SEPTA's working on the railroad as riders wait to see what's next

Matthew White exits the train at Suburban Station in Philadelphia on Oct. 11 after his morning commute from Malvern to Philadelphia. JESSICA GRIFFIN / Staff Photographer

When a commuter rail works well, it really works. Trains transport riders quickly and reliably, eliminating the headaches of driving in traffic and reducing pollution and congestion.

The SEPTA Regional Rail has been working better for more people than it has in years, according to data from the rail agency’s internal reports. Yet many riders say they just aren’t seeing it.

“I know that they’ve been trying to make improvements,” said Meredith Montalto, 37. “It just feels like I’m not feeling that or experiencing it much.”

On Halloween, Montalto left work in Center City to get home as early as possible with her 2-year-old son, who was excited to don his Bob the Builder costume and go trick-or-treating.

But the arrival time for her 2:15 p.m. train on the Paoli/Thorndale Line continued to get later and later. The train finally came at 2:40. The Paoli line, a weak performer, was late 14 percent of the time during rush hour in September, and was late even more often during less-busy times, according to data analyzed by The Inquirer and Daily News.

“I took vacation time to leave early and get home,” said Montalto, who made it home to Downingtown in time for trick-or-treating. “And of course it was a day that the train was late.”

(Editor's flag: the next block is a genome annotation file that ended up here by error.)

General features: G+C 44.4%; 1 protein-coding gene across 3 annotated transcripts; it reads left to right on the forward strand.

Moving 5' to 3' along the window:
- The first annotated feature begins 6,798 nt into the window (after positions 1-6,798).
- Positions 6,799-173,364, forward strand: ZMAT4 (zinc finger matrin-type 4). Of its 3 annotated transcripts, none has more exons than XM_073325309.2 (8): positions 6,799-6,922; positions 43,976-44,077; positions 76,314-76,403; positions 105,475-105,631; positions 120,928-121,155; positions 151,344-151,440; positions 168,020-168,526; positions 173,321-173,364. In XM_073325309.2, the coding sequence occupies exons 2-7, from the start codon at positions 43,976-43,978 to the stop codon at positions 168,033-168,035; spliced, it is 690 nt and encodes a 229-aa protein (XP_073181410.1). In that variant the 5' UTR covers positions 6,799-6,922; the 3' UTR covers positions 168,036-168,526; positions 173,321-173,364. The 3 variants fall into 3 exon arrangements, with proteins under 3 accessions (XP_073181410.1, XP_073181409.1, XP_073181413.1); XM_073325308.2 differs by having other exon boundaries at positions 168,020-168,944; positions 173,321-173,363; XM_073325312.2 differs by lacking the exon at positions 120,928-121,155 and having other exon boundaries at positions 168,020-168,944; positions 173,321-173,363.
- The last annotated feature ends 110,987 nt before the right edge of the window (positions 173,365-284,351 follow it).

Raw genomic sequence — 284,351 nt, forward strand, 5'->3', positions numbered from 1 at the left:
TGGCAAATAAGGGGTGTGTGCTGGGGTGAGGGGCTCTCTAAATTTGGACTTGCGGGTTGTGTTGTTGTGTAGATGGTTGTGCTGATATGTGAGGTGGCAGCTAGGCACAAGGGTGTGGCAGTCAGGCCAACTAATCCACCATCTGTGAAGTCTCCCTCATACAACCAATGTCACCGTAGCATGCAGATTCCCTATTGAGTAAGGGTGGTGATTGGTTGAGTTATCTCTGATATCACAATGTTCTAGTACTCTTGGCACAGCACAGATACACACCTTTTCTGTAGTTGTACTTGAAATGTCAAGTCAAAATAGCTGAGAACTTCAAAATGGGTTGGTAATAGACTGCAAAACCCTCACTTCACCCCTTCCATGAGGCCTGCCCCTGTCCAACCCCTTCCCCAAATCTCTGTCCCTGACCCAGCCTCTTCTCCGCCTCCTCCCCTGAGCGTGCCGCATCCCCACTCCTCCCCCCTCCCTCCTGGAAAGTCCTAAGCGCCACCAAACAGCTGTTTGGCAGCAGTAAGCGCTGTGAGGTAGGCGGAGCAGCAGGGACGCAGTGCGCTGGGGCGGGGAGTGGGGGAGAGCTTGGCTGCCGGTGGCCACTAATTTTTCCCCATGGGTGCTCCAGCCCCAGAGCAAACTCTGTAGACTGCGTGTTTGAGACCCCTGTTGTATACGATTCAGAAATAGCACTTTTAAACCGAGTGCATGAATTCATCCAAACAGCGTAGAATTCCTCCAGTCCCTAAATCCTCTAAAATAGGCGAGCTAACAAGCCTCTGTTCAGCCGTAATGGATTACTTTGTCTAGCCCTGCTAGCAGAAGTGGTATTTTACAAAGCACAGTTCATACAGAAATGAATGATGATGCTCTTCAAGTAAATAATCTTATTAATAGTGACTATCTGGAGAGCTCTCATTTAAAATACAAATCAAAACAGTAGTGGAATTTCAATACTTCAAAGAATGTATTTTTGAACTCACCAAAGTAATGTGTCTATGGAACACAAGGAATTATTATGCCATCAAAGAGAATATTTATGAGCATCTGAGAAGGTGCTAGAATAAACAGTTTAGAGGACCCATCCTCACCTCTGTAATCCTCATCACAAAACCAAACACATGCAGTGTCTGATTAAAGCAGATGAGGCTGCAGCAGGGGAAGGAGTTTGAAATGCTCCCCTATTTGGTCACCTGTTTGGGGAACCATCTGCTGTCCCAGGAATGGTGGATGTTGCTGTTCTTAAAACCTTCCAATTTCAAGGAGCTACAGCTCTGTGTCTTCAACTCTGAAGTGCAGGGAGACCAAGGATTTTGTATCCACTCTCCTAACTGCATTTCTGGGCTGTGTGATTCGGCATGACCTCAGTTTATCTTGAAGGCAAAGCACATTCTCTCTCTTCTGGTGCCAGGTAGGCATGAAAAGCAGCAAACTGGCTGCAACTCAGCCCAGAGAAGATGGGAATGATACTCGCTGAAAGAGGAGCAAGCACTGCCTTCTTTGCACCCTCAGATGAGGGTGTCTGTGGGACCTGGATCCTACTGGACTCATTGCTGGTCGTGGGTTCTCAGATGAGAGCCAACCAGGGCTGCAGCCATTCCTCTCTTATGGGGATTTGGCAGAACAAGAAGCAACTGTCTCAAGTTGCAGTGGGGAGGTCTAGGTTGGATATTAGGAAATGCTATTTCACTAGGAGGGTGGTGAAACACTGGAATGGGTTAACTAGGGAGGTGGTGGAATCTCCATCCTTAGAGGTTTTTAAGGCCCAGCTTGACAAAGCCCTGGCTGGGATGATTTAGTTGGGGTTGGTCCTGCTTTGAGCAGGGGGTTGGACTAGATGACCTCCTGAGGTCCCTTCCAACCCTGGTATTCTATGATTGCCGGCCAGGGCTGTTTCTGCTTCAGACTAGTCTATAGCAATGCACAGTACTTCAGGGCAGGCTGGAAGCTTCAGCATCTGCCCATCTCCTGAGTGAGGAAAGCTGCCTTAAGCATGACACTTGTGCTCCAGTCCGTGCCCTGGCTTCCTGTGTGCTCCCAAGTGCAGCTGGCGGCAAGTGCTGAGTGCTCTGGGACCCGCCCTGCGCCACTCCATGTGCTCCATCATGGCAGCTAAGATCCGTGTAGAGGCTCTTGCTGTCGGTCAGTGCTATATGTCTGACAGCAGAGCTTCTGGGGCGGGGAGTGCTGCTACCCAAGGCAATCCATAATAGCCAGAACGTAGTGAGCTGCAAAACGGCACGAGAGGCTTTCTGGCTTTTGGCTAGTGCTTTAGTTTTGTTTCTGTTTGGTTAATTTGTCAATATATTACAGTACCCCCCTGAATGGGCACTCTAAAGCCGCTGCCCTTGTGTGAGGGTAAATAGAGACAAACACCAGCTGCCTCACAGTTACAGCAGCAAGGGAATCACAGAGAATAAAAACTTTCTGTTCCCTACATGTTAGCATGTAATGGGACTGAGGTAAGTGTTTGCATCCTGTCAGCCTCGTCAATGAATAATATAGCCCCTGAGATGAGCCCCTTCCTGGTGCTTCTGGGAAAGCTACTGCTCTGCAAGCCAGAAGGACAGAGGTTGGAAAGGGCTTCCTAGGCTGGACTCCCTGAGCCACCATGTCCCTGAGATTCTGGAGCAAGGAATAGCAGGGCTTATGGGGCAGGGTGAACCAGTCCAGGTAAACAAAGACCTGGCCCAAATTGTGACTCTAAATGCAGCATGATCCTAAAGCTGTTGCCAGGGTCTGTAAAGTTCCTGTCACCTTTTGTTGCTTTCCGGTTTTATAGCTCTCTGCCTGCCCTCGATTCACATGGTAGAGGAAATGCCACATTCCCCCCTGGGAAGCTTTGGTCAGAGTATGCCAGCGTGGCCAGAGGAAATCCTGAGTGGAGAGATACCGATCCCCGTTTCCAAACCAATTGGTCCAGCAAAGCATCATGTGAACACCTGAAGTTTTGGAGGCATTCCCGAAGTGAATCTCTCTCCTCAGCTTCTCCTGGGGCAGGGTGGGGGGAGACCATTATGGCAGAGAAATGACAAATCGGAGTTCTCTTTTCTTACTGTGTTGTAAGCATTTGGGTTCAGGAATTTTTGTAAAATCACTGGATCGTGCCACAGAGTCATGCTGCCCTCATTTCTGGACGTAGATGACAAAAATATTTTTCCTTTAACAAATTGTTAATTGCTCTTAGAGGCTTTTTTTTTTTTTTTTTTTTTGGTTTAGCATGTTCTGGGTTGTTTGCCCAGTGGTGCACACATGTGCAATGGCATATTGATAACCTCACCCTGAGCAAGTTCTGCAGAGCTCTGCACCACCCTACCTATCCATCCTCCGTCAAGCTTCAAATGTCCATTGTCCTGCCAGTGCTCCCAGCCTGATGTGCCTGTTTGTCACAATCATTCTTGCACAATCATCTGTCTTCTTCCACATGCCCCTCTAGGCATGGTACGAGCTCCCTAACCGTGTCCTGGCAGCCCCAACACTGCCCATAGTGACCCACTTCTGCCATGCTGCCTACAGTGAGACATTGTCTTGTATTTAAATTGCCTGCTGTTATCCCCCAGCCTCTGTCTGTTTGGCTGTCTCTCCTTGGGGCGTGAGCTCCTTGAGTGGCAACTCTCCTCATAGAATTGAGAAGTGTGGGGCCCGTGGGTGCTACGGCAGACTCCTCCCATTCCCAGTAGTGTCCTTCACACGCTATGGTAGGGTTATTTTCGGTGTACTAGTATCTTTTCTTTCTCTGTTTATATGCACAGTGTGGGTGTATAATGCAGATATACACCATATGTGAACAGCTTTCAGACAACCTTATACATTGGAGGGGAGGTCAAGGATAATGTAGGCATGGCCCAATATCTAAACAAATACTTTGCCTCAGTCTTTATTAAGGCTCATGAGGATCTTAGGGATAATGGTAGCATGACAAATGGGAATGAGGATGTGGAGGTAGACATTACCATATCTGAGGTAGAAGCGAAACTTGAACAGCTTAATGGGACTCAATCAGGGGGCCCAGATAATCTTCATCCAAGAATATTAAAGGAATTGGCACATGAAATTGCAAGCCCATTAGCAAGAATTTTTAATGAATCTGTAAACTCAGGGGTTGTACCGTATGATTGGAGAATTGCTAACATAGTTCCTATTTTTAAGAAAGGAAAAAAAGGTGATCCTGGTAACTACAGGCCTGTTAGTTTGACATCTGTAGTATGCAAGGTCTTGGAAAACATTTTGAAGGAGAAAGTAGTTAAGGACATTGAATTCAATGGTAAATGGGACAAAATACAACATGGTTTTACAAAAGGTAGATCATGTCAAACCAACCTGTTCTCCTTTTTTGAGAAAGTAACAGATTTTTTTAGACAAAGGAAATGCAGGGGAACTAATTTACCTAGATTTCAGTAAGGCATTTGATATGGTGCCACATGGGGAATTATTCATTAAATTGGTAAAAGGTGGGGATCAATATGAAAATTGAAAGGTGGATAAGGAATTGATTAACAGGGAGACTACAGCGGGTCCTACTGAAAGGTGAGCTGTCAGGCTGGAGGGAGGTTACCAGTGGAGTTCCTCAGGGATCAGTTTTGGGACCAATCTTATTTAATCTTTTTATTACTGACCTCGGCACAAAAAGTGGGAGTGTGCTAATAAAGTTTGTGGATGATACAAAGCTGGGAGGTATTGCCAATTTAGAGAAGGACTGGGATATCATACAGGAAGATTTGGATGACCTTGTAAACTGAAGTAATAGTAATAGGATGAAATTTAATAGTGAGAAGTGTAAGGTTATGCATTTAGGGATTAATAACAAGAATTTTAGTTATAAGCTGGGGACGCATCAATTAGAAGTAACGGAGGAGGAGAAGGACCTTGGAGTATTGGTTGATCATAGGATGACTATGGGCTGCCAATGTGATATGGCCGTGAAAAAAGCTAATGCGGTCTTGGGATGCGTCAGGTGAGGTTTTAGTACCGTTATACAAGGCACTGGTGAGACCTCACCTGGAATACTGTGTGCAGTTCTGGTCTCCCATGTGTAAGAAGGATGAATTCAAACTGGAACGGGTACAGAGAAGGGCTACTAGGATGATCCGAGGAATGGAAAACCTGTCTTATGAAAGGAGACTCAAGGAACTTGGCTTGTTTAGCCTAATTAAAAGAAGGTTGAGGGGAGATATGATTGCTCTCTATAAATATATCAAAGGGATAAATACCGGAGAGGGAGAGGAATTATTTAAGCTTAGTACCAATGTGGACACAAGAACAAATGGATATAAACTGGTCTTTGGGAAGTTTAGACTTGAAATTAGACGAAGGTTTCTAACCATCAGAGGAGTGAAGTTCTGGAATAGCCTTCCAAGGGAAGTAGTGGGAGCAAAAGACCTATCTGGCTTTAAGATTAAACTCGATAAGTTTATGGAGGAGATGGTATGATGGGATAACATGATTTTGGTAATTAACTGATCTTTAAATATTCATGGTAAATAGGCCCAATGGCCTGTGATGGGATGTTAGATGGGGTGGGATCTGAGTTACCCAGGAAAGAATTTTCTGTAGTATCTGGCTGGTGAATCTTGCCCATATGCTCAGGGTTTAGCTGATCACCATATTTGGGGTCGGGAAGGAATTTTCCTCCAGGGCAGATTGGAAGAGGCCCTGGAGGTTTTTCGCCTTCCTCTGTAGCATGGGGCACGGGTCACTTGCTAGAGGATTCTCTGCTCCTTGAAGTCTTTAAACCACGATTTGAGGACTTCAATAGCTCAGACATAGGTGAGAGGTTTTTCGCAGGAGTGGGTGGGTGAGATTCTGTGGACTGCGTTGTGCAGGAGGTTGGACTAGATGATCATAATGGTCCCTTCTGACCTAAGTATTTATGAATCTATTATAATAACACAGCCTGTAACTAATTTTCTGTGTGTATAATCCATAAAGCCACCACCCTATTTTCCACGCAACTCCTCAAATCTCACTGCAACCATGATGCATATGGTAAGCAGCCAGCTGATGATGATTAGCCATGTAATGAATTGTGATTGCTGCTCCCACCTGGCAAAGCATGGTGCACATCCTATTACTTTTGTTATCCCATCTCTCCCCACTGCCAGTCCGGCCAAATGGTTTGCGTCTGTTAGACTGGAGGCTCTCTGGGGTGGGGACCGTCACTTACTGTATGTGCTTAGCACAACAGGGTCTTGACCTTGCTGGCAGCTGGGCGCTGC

Over the course of a five-day series this week, The Inquirer and Daily News has chronicled how Regional Rail’s 13 lines have shown overall improvement in the last year — in on-time ratesschedulingtrain conflicts, and staffing — after on-time troubles in 2015 and 2016. But the line that matters most to riders is the one that gets them to and from home.

In August and September, Regional Rail operated with a 90 percent on-time rates for two consecutive months for the first time since the beginning of 2015. But although precise figures weren’t available, new preliminary numbers show that streak ended in October. People struck by trains, equipment failures for both Amtrak and SEPTA, and the aftermath of Sunday’s heavy rainstorm that took down branches and rail-bedeviling wet leaves, all played a role in hobbling service.

“It’s just so complicated,” said Jeff Knueppel, SEPTA’s general manager, on Thursday. “You can work on problem A and then problem B comes up.”

He acknowledged that fine-tuning and some more big changes remain before every rider notices improvement. Building on recent gains, SEPTA is looking to expand its rail fleet significantly and is breaking in a new boarding system. He also said that after reading The Inquirer and Daily News’ stories and readers’ comments this week, he planned to talk to his workers about communicating better with passengers.

Camera icon Jessica Griffin
Matthew White, center, relaxes on the train during his morning SEPTA commute from Malvern to Suburban Station. JESSICA GRIFFIN / Staff Photographer

Among their complaints was what they viewed as a bewildering boarding policy during rush hour that required them to show their passes or tickets before going to the train platform – and then show them again on the train.

People surveyed by The Inquirer and Daily News called it “tremendously inconvenient,” “mind boggling,” and “a waste of time and money.”

The policy began as a way to deal with the overcrowding caused by the Silverliner crisis in the summer of 2016, when one-third of SEPTA’s rail fleet was knocked out of commission by a structural flaw.